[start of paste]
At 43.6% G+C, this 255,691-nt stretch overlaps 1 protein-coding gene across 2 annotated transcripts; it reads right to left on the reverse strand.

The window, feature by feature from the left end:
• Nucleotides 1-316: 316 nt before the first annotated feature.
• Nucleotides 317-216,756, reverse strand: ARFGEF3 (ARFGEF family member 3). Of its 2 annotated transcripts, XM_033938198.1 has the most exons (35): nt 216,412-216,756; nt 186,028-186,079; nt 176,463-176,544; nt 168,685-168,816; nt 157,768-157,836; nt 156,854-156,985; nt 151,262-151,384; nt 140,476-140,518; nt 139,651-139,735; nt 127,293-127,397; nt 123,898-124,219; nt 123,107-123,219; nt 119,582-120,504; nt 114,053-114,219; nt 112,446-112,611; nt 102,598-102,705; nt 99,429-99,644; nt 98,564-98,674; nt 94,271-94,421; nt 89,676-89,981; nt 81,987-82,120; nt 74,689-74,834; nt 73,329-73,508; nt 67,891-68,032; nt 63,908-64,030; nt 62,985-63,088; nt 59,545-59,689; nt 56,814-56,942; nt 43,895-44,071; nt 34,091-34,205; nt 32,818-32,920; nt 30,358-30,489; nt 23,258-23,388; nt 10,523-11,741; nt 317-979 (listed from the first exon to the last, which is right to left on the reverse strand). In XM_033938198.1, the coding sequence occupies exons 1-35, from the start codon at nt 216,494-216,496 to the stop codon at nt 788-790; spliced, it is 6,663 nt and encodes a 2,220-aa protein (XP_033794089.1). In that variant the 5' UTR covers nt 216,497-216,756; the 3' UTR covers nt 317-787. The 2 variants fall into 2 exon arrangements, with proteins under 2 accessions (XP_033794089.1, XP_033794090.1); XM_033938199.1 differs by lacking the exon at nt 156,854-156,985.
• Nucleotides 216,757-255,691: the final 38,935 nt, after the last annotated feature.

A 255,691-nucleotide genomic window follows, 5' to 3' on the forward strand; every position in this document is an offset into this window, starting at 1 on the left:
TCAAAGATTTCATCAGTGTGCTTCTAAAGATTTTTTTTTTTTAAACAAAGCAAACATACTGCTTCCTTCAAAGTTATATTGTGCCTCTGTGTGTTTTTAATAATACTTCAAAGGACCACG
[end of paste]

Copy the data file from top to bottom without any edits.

At 43.6% G+C, this 255,691-nt stretch overlaps 1 protein-coding gene across 2 annotated transcripts; it reads right to left on the reverse strand.

The window, feature by feature from the left end:
• Nucleotides 1-316: 316 nt before the first annotated feature.
• Nucleotides 317-216,756, reverse strand: ARFGEF3 (ARFGEF family member 3). Of its 2 annotated transcripts, XM_033938198.1 has the most exons (35): nt 216,412-216,756; nt 186,028-186,079; nt 176,463-176,544; nt 168,685-168,816; nt 157,768-157,836; nt 156,854-156,985; nt 151,262-151,384; nt 140,476-140,518; nt 139,651-139,735; nt 127,293-127,397; nt 123,898-124,219; nt 123,107-123,219; nt 119,582-120,504; nt 114,053-114,219; nt 112,446-112,611; nt 102,598-102,705; nt 99,429-99,644; nt 98,564-98,674; nt 94,271-94,421; nt 89,676-89,981; nt 81,987-82,120; nt 74,689-74,834; nt 73,329-73,508; nt 67,891-68,032; nt 63,908-64,030; nt 62,985-63,088; nt 59,545-59,689; nt 56,814-56,942; nt 43,895-44,071; nt 34,091-34,205; nt 32,818-32,920; nt 30,358-30,489; nt 23,258-23,388; nt 10,523-11,741; nt 317-979 (listed from the first exon to the last, which is right to left on the reverse strand). In XM_033938198.1, the coding sequence occupies exons 1-35, from the start codon at nt 216,494-216,496 to the stop codon at nt 788-790; spliced, it is 6,663 nt and encodes a 2,220-aa protein (XP_033794089.1). In that variant the 5' UTR covers nt 216,497-216,756; the 3' UTR covers nt 317-787. The 2 variants fall into 2 exon arrangements, with proteins under 2 accessions (XP_033794089.1, XP_033794090.1); XM_033938199.1 differs by lacking the exon at nt 156,854-156,985.
• Nucleotides 216,757-255,691: the final 38,935 nt, after the last annotated feature.

A 255,691-nucleotide genomic window follows, 5' to 3' on the forward strand; every position in this document is an offset into this window, starting at 1 on the left:
TCAAAGATTTCATCAGTGTGCTTCTAAAGATTTTTTTTTTTTAAACAAAGCAAACATACTGCTTCCTTCAAAGTTATATTGTGCCTCTGTGTGTTTTTAATAATACTTCAAAGGACCACG